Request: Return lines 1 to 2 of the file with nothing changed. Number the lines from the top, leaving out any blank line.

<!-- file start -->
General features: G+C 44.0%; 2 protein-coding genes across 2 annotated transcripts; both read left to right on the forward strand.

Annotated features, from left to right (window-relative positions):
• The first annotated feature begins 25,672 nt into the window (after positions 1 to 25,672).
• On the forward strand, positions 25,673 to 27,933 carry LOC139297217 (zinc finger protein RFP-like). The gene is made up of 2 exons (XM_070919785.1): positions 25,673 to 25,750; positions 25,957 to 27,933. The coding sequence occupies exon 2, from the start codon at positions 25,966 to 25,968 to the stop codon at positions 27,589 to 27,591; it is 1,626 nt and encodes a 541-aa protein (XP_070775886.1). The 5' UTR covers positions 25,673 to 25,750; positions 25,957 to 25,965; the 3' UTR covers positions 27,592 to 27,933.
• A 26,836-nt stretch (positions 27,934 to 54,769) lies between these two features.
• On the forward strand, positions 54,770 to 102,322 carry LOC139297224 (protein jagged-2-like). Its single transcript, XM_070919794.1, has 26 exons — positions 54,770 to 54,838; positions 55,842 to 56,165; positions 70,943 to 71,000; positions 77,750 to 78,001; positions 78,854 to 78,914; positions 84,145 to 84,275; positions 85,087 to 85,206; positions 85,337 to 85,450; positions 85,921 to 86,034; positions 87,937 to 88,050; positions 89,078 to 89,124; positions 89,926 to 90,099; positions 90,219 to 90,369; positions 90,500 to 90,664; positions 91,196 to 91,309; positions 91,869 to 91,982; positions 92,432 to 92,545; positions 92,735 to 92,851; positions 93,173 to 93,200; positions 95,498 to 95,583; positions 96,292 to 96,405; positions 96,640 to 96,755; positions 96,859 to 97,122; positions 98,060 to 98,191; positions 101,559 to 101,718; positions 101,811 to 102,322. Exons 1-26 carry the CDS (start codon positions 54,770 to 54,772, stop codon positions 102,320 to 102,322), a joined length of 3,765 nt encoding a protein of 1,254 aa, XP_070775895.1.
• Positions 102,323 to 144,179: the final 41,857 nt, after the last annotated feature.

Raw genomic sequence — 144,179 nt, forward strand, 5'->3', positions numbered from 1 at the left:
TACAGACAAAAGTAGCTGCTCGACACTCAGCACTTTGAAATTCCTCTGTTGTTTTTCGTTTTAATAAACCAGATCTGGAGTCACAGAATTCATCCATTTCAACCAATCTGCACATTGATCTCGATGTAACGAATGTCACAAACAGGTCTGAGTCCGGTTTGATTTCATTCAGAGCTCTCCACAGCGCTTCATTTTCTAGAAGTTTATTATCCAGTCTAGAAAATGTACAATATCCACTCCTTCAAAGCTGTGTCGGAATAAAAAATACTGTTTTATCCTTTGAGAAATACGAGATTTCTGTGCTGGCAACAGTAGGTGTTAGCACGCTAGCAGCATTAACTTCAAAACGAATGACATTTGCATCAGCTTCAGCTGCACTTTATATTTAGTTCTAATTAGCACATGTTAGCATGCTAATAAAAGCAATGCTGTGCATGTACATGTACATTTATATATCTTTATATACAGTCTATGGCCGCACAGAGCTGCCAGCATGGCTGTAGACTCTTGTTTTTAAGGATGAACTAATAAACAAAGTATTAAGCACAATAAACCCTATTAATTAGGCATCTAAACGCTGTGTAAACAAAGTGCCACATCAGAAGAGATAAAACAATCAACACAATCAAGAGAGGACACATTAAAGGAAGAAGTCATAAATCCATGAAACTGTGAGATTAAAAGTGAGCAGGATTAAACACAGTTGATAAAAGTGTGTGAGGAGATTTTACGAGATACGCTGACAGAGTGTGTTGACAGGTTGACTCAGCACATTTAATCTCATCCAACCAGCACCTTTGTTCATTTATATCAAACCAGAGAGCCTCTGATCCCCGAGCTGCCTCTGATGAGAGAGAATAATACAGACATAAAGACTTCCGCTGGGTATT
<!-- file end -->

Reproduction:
General features: G+C 44.0%; 2 protein-coding genes across 2 annotated transcripts; both read left to right on the forward strand.

Annotated features, from left to right (window-relative positions):